A site-specific work for the Wirksworth Festival 2011 (9 – 25 September 2011).

Drift proposes a re-siting of South London’s iconic Battersea Power Station into the centre of the conservation area in the Derbyshire town of Wirksworth – thus obliterating much of the conservation area with a building that itself has been left to decay. The work comments on the ways in which society sees industrial heritage and how social significance and value can change, and be lost.

Taking my cue from the architect Cedric Price (1934-2003), who envisaged a reuse for Battersea that only retained the most iconic parts of the building (the four ‘up-turned table’ chimneys), I proposed an intervention in Wirksworth that ‘destabilises preconceptions of site and meaning’ by inviting participants to ‘think the unimaginable’ (Powell, 1997) – to reframe the town by clipping, cutting out, and masking the town’s historic centre with an imposition of Battersea power station that questions what buildings are for, why we venerate some buildings more than others and what’s so wrong with ‘Jazz Moderne’ anyway?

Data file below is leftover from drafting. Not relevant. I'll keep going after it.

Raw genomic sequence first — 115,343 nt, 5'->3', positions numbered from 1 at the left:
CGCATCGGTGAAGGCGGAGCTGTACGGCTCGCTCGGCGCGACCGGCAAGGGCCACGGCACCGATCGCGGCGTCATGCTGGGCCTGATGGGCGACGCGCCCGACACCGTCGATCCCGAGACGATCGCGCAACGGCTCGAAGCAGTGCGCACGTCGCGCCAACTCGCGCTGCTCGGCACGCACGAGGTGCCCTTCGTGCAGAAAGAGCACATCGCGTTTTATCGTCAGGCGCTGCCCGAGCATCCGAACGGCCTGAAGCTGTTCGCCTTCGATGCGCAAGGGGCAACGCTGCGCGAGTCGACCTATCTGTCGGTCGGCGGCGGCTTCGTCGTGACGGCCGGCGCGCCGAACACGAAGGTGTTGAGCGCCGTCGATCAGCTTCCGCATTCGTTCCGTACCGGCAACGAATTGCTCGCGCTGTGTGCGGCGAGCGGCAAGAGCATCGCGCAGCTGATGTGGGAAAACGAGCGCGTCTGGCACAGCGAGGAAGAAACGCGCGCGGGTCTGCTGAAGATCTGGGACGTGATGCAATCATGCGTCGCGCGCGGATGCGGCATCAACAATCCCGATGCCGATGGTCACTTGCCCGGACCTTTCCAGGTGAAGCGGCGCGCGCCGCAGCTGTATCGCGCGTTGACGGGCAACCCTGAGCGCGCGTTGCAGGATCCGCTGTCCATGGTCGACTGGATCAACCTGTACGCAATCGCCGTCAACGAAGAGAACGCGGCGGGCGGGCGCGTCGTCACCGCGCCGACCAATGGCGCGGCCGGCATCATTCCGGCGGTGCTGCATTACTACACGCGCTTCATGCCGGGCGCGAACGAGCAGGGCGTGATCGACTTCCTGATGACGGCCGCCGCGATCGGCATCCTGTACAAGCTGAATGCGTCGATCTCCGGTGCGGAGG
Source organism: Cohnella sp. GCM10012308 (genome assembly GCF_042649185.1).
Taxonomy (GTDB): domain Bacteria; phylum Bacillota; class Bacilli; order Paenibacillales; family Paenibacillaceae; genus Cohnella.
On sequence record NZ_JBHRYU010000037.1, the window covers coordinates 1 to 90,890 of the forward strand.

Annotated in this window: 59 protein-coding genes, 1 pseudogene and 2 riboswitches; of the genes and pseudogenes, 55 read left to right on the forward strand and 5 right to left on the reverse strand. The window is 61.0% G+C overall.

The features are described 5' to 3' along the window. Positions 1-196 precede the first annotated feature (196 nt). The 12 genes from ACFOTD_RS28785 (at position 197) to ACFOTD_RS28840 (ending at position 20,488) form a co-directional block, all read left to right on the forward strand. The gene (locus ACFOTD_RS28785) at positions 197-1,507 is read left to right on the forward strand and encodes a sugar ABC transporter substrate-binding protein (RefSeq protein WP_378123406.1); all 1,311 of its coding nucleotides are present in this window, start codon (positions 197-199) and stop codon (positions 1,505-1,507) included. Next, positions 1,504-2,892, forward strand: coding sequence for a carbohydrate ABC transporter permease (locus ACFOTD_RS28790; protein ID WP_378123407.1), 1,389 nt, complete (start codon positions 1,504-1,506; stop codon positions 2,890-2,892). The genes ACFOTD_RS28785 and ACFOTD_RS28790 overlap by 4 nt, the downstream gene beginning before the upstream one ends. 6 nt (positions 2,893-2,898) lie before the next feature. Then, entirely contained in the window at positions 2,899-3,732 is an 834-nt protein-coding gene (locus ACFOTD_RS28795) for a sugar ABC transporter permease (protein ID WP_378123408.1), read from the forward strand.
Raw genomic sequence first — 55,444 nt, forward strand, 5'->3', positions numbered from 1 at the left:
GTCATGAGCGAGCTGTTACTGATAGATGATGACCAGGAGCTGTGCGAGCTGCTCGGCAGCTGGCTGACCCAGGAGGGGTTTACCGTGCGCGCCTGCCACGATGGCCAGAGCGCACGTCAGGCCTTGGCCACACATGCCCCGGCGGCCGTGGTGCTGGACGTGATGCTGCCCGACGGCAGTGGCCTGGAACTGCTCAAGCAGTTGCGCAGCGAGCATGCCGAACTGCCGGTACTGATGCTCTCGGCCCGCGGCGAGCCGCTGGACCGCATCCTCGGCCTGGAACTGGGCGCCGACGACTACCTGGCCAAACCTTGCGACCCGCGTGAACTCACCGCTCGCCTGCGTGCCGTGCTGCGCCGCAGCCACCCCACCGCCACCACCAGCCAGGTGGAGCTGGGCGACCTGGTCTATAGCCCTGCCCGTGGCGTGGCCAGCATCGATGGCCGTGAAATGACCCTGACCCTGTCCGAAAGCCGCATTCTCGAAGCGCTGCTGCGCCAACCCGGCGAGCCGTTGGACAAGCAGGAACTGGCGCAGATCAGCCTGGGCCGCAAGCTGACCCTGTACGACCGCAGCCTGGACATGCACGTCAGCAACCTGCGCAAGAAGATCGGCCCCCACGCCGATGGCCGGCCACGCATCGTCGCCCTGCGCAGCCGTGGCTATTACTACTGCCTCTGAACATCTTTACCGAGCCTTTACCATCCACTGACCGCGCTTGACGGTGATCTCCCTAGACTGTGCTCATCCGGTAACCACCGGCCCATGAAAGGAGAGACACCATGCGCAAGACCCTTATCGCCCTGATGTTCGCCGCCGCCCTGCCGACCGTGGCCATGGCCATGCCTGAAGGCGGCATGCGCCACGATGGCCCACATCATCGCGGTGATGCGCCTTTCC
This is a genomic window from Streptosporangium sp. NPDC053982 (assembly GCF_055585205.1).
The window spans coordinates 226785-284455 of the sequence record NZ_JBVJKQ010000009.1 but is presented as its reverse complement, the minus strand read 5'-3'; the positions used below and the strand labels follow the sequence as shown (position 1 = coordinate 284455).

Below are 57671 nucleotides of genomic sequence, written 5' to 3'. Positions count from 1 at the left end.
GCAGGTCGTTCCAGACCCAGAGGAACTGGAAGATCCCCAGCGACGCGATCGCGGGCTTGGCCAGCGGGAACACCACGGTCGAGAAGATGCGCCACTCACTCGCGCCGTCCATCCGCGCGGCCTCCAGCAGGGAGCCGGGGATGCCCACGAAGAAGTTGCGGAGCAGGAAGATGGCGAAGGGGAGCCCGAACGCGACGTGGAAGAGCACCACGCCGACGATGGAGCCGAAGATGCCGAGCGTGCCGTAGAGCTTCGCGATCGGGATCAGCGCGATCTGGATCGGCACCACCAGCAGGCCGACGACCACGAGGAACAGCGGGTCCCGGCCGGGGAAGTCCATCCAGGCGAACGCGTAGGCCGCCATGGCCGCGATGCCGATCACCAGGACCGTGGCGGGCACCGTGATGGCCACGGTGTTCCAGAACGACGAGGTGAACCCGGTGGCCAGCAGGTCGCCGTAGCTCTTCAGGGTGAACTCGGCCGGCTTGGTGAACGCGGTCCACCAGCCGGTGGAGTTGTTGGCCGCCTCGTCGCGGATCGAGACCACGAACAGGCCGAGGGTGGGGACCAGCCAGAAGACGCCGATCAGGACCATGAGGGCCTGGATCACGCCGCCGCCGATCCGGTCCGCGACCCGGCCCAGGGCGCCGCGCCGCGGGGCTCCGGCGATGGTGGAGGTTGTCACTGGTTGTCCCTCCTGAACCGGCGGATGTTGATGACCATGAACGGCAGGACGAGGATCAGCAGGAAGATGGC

Installation in the Parish Rooms, Wirksworth

Pages from the A6 Booklet, produced to support the installation